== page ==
Don Arnold, professor, GMI; Rudy Nydegger, associate professor of
psychology (GMI); and Don Kent, a
GMI alumnus and professor at SUNY Brockport, have published an article, “Effect
of Selected Psychological Characteristics Upon Choice-Shift Patterns Found
Within Hierarchical Groups of Public Accountants” in the journal Psychological Reports.
It makes you wonder: Were their
dorm damage deposits returned?
That might be one of many questions
raised by the recently discovered floorboards from South
College, which bear the initials of
students from the mid-1800s.
During South's renovation, workers
came across the floorboards that may have been cut down to serve as stair treads.
Several sets of initials, some with class years, can be seen. Some are complete.
Others were cut off when the pine boards were shortened. Some are carved with a
stonecutter's precision and artistry. Others are as indistinct as mysterious
With the help of the Special
Collections staff and the Centennial Catalog, the curious can speculate
on the identities of the carvers. Was “HRR” the ill-fated Henry Reed Rathbone, Lincoln's
theater guest who sustained grievous stab wounds as he tried to subdue the
fleeing John Wilkes Booth? Was “B Cannon” Benjamin Cannon, Class of 1840, who went on to become an attorney? Was “A Potter DD” Aaron Potter, the Baptist minister from the Class of 1842. And was “J Whitaker” the Jacob Whitaker, Class of 1852, who was a surgeon who served with the New York Volunteers in the Civil War?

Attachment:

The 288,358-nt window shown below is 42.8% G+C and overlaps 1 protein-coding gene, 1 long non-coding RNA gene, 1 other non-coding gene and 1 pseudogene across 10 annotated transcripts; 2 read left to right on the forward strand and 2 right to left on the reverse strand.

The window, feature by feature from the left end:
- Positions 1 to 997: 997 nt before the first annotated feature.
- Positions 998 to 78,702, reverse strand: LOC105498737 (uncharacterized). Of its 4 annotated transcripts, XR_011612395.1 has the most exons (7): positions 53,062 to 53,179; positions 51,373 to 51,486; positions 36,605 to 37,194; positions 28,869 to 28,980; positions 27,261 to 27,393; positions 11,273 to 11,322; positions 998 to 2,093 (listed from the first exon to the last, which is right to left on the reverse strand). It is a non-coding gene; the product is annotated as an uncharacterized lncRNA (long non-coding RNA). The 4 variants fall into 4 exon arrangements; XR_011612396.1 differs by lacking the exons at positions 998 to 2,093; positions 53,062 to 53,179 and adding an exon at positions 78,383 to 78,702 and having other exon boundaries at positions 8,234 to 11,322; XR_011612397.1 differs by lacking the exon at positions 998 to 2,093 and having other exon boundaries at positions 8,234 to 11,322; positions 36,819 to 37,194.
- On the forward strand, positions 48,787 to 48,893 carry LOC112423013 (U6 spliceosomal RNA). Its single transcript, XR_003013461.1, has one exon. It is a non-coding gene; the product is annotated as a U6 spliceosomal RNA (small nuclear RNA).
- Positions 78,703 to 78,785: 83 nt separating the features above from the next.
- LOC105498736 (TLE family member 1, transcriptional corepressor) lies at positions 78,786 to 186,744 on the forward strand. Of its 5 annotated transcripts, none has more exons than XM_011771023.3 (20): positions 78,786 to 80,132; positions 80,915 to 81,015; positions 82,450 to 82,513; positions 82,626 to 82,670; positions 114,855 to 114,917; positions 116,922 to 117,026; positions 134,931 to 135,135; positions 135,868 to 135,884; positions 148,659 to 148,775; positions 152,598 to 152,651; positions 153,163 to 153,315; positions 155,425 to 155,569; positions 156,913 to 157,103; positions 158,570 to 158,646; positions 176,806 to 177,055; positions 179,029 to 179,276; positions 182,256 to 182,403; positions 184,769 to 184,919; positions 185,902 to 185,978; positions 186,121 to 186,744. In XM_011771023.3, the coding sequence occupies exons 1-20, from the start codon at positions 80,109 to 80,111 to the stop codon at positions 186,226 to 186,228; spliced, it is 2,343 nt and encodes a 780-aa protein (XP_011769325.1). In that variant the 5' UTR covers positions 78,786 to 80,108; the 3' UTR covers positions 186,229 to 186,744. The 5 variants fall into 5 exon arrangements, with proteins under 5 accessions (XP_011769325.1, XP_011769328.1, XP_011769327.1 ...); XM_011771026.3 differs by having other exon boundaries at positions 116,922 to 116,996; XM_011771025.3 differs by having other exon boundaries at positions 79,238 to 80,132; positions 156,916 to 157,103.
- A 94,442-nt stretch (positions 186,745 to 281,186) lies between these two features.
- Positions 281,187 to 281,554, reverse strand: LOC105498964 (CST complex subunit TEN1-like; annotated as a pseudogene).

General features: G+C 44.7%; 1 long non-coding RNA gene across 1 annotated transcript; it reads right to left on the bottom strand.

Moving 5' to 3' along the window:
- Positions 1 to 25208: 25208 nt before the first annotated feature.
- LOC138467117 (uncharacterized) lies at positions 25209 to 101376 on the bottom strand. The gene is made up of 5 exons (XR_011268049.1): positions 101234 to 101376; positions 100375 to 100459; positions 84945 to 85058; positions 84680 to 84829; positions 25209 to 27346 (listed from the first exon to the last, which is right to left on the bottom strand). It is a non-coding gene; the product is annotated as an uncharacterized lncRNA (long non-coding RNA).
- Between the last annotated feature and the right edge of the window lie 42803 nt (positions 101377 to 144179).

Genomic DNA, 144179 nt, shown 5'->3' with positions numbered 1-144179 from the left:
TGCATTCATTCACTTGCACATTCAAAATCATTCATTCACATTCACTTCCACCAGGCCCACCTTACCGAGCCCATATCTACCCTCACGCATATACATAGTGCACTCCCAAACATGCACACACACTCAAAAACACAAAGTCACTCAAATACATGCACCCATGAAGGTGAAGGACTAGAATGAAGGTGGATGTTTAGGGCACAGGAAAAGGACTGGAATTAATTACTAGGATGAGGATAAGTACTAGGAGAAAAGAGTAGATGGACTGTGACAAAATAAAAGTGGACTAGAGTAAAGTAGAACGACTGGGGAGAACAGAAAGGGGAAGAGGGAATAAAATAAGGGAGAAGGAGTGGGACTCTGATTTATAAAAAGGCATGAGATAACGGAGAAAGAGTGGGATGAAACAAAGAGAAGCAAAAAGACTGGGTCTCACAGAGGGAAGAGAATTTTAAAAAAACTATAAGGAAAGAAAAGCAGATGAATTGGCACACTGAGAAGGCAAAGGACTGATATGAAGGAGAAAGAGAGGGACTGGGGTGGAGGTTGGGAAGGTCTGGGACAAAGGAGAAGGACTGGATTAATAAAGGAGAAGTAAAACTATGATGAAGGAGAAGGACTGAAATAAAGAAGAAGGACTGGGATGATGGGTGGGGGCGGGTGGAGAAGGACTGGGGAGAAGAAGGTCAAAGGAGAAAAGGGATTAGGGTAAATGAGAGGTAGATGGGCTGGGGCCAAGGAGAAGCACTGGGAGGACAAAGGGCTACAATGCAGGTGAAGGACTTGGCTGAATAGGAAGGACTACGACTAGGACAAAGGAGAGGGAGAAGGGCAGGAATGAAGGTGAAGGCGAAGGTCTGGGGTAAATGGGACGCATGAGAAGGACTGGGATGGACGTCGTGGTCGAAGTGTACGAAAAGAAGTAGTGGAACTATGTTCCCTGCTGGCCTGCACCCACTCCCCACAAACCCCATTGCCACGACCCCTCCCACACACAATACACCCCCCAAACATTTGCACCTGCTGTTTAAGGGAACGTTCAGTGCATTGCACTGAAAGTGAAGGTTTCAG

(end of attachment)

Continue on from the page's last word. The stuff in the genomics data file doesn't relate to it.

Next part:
The brash young scholars who
carved their initials for posterity certainly left their 21st-century
counterparts a conundrum. When does 19th-century vandalism become a
priceless College artifact? Perhaps in the eyes of true-life mystery lovers.
When it came time for Jacki
Simmon, mother of Jessica '06, to pick an email address, she didn't think
“We came to visit the campus in
March …and got a tour from a student,” she recalls. “We just fell in love with
Jessica, a graduate of Horace
in New York City, is enjoying her
studies in social sciences with Prof. Terry Weiner as her advisor, according to
her mother. “Jessica is loving Union and we do too.”
Jess's dad, Michael, tried to get UnionDad@…, but it was
Additional information on the NACDA Directors' Cup program, including the complete scoring structure, along with scoring charts, can be found on the NACDA web site at www.nacda.com.
Union, which finished a College record 60th in last year's NACDA Director's Cup Division III standings, finds itself in 45th place after the near completion of the 2002 fall season. Women's soccer and volleyball each picked up points by qualifying for their respective NCAA tournaments.
The Brian Speck-coached soccer squad, which qualified for its fourth consecutive NCAA berth, earned 50 points by finishing 17th in the country while the Sandy Collins-coached volleyball team picked up 25 points by finishing 33rd in its first-ever NCAA appearance.
Williams, a six-time champion, leads the pack with 376 points and has a 96-point margin over second-place Messiah (PA).
These standings are based upon the completion of women and men's cross country, field hockey, women and men's soccer and women's volleyball. In addition to Williams and Messiah, winning these national championships were Wisconsin-Oshkosh in men's cross country; Rowan (N.J.) in field hockey; Ohio Wesleyan in women's soccer; and Wisconsin-Whitewater in women's volleyball.
The NACDA Directors' Cup was developed as a joint effort between the National Association of Collegiate Directors of Athletics (NACDA) and USA Today. Points are awarded based on each institution's finish in up to 18 sports — nine women's and nine men's. Each national champion receives 100 points.
Fall sports standings to date follows. Please note, standings published midseason are unofficial standings. Official standings will be published upon the completion of the fall season.